“In AMP’s submission to the royal commission, we assert that:
- there is no evidence to suggest that the board, including the former chairman and former CEO, acted inappropriately in relation to the preparation of the report;
- the board was not aware of the nature and extent of the interaction during the preparation of the report;
- there is also no evidence that Clayton Utz made any changes to the report that they did not agree with or that they do not stand behind the report; and
- the extent of interaction between AMP and Clayton Utz has been overstated.
“Irrespective of the criticism surrounding the production of the report, it was an important and powerful catalyst for the actions AMP has taken and is taking to address the challenges in the advice business,” AMP said.
The financial services group later accepted that “misrepresentation, even if inadvertent, to ASIC is unacceptable and must be corrected as soon as it becomes apparent”.
However, it said that the number of separate misrepresentations referred to in the royal commission had also been overstated.
“There were seven misrepresentations (in 12 communications). These were not new ‘news’. We had reported them in detail to ASIC in October 2017 and then to the royal commission in evidence provided in March 2018,” AMP said on Friday.
AMP went on to say that the issues raised in the fee-for-no-service case study also concerned matters that are “almost entirely the subject of an ongoing ASIC investigation”.
It said: “As AMP understands, ASIC was nearing completion of that investigation at the time the royal commission hearings commenced. AMP fully expects ASIC will deal with the serious matters being investigated in an appropriate manner consistent with ASIC’s enforcement priorities and under a proper process with any affected parties having had the opportunity to be heard.”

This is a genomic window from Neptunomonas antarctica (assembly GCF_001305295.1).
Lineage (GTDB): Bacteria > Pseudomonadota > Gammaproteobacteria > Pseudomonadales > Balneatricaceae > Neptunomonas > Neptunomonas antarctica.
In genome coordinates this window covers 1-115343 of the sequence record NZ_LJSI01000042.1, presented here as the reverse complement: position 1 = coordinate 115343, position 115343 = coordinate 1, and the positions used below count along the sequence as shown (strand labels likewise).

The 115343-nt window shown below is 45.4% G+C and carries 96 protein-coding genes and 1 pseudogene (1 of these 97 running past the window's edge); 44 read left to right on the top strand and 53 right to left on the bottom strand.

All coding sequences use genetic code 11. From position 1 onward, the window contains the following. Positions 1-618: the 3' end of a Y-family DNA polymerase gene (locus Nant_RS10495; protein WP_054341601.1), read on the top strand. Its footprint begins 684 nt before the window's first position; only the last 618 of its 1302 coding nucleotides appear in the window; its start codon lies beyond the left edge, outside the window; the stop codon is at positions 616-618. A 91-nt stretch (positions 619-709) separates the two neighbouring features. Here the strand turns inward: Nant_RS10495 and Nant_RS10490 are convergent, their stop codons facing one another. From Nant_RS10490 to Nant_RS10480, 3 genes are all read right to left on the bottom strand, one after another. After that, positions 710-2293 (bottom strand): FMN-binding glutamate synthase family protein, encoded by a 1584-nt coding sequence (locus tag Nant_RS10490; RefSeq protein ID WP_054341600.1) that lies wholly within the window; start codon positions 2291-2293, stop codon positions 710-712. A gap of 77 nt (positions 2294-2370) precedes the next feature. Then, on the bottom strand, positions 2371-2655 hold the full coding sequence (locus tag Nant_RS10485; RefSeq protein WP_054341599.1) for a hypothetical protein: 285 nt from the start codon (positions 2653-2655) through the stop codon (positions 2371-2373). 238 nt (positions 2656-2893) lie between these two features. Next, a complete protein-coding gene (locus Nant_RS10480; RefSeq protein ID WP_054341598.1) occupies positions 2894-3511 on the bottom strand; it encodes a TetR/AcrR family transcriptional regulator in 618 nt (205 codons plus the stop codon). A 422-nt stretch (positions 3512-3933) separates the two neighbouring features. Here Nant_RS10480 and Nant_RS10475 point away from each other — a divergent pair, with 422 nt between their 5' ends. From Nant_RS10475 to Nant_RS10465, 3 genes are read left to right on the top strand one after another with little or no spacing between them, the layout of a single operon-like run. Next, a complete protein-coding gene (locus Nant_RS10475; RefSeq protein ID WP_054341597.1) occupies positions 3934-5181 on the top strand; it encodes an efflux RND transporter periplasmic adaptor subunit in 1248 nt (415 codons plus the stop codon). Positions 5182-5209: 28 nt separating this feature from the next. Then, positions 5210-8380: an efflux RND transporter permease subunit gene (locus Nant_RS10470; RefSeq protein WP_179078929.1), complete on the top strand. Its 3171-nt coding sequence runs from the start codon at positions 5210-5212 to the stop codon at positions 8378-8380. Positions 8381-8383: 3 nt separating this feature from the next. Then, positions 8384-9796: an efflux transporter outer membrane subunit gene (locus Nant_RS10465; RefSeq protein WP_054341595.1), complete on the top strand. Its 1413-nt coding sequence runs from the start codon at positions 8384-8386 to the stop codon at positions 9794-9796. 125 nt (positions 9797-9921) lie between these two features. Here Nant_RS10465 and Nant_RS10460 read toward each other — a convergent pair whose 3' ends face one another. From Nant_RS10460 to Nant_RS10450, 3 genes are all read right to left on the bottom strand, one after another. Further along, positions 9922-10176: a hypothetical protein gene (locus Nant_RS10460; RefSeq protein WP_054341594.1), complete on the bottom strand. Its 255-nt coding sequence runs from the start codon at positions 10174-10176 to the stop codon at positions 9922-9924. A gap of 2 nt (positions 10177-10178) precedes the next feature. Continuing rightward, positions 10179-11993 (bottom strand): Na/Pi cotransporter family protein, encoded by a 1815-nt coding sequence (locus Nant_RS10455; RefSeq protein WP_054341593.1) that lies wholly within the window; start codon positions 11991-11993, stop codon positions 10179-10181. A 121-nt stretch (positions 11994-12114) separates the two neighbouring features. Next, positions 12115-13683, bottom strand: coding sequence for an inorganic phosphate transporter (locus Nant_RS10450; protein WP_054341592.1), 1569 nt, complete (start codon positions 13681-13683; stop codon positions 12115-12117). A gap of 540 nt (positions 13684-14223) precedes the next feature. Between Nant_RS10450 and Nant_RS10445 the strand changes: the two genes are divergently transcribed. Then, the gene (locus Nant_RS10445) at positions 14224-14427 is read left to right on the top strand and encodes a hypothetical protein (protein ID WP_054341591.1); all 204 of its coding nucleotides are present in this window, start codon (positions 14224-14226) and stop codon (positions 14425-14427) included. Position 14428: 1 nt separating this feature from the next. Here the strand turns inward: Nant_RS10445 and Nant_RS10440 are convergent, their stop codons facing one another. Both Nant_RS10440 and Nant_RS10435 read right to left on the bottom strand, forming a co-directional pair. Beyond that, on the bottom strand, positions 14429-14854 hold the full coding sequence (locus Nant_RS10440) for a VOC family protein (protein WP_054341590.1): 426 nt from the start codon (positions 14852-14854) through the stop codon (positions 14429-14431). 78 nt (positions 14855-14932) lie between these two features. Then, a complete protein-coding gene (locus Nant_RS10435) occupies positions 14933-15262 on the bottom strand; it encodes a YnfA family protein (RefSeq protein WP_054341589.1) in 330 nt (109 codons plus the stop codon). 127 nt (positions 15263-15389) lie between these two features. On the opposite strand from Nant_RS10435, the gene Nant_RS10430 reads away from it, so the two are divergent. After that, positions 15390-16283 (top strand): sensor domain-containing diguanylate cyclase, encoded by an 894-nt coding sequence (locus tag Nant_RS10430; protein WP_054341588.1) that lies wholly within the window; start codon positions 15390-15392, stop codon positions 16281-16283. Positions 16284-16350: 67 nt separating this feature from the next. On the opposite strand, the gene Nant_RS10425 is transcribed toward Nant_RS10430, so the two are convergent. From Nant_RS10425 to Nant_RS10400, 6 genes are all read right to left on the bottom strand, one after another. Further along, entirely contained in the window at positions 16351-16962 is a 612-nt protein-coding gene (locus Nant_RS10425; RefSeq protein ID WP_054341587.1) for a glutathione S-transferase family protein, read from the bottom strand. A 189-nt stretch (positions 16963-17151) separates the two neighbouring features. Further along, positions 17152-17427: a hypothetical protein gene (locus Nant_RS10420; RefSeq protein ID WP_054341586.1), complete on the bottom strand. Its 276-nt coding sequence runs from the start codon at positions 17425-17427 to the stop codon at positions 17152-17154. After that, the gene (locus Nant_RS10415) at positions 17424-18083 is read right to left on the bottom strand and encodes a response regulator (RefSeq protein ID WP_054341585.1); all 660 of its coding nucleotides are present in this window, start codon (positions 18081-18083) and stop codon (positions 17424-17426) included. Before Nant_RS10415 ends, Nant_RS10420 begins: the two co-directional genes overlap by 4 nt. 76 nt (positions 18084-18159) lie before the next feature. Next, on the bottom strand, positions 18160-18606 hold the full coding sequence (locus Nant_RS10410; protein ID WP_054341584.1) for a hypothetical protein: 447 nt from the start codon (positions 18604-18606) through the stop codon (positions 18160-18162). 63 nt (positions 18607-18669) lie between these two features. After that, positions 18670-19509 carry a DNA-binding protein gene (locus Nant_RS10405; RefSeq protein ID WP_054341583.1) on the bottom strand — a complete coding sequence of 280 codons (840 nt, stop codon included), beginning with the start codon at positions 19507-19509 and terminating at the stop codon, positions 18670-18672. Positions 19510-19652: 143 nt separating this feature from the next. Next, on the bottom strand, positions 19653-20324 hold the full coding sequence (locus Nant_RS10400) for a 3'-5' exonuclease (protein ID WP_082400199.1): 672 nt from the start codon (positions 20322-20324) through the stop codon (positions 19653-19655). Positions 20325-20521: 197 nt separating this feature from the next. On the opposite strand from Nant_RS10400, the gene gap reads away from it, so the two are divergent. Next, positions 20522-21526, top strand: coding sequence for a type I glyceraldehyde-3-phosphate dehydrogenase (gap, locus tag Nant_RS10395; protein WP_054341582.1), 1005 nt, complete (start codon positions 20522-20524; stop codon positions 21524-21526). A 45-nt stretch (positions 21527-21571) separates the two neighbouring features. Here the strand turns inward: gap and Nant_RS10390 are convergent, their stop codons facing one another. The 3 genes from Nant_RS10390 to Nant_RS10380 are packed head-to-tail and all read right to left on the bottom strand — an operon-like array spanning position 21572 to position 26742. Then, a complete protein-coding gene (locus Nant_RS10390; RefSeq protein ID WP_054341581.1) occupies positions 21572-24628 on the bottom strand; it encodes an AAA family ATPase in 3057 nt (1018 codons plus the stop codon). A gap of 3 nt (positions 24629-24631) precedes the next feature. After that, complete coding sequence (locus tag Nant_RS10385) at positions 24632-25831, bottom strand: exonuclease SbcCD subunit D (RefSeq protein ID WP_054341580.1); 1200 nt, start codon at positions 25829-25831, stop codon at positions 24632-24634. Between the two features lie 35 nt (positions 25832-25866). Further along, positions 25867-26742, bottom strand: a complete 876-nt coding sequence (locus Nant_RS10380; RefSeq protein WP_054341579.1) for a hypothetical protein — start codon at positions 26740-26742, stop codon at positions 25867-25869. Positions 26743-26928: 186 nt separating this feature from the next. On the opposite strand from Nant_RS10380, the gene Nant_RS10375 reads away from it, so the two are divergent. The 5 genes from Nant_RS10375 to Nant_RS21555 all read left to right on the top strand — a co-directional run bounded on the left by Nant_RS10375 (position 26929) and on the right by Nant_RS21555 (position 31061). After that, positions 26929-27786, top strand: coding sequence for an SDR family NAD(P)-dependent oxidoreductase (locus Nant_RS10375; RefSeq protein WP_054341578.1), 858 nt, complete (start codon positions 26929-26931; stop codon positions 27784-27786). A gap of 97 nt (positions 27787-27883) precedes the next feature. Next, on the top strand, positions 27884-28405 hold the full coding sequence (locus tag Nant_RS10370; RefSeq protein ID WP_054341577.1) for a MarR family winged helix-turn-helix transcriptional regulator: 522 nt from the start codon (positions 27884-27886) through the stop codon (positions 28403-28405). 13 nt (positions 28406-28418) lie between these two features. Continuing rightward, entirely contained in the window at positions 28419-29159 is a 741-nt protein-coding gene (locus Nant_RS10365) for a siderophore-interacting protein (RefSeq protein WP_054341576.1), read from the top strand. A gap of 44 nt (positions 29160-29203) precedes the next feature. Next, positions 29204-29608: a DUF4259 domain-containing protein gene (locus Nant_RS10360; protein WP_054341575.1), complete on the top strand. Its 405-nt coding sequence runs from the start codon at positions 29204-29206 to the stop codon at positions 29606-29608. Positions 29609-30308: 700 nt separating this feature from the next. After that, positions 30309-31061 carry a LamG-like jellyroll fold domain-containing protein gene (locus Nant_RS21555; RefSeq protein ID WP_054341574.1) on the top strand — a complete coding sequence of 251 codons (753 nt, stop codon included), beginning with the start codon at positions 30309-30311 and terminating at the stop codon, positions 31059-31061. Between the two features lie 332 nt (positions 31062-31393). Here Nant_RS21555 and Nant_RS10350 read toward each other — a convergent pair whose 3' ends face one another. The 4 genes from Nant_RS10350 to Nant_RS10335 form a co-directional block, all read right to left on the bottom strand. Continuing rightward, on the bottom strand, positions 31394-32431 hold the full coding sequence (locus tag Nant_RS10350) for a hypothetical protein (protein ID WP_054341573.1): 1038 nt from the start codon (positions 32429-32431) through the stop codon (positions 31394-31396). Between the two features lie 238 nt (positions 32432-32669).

It highlighted that, to date, for the broader licensee fees-for-no-service issue, AMP has remediated 15,712 customers a total of $4.7 million.
Reputation now in “tatters”
A report by Morningstar analysts has outlined a litany of obstacles that AMP will be facing thanks to the “shocking revelations”.
“AMP’s poor corporate governance and risk management has now materially impacted AMP’s reputation as a trusted financial adviser,” the report said.
“We believe its strategy to focus investments and grow its wealth management business is now in tatters as a result of the royal commission.”
Four separate shareholder class actions are also now being lined up against the group, on the grounds that the company breached its obligations to customers and engaged in “misleading and deceptive representations to the market”.
[Related: ‘Golden age’ of banking is over: ANZ CEO]
Annie Kane is the editor of Mortgage Business.
As well as writing news and features on the Australian mortgage market, financial regulation, fintechs and the wider lending market – Annie is also a regular contributor to the Mortgage Business Uncut podcast.
Before joining Momentum Media in 2016, Annie wrote for a range of business and consumer titles, including The Guardian (Australia), BBC Music Magazine, Elle (Australia), BBC Countryfile, BBC Homes & Antiques, and Resource magazine.